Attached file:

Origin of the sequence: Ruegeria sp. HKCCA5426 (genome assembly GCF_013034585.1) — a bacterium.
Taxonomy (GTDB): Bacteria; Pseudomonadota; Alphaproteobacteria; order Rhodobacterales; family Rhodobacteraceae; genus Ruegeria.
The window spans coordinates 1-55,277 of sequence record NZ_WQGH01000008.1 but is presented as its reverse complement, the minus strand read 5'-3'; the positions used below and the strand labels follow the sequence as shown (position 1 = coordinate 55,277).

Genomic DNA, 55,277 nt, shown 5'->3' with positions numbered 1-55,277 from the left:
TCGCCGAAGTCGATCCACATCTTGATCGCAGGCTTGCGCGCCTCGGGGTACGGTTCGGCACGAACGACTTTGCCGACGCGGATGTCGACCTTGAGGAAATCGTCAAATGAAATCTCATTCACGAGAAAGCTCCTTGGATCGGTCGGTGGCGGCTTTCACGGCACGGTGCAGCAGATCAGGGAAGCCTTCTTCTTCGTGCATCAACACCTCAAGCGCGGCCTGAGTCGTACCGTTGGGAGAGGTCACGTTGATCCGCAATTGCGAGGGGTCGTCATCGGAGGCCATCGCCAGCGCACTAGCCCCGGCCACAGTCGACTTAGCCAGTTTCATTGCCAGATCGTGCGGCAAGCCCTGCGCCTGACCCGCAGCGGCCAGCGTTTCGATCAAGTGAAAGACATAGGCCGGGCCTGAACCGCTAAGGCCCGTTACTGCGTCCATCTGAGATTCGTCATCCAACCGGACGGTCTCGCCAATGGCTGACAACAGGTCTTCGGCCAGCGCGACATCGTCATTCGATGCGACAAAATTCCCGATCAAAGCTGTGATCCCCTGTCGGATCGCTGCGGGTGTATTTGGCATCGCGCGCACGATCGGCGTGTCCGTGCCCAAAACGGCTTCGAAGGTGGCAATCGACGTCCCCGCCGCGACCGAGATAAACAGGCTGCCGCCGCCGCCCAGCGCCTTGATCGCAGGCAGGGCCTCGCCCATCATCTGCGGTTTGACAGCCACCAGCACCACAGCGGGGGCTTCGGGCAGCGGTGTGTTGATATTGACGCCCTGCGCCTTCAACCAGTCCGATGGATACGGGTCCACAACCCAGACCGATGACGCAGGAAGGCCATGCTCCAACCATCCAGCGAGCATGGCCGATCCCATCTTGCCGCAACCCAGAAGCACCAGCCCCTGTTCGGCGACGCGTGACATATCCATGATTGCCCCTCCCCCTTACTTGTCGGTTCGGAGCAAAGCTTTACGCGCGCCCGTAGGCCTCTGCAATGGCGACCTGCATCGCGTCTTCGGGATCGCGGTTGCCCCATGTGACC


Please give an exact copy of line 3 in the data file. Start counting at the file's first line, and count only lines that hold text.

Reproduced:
The window spans coordinates 1-55,277 of sequence record NZ_WQGH01000008.1 but is presented as its reverse complement, the minus strand read 5'-3'; the positions used below and the strand labels follow the sequence as shown (position 1 = coordinate 55,277).